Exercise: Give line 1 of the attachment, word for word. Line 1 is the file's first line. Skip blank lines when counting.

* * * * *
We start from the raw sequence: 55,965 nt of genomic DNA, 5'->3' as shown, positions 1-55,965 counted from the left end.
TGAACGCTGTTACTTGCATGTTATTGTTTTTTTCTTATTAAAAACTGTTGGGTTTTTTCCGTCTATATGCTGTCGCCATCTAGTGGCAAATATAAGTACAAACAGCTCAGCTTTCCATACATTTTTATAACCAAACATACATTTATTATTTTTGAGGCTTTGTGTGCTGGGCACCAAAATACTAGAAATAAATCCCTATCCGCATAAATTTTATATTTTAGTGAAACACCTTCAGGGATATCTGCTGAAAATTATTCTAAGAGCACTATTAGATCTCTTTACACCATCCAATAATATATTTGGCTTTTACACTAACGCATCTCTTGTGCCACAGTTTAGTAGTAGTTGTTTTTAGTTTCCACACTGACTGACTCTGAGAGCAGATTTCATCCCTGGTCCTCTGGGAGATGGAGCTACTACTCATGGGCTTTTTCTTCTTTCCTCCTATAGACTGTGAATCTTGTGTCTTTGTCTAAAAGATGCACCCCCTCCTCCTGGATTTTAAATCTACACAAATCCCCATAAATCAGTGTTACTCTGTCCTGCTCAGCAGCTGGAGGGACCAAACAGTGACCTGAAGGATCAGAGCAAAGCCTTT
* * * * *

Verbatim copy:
We start from the raw sequence: 55,965 nt of genomic DNA, 5'->3' as shown, positions 1-55,965 counted from the left end.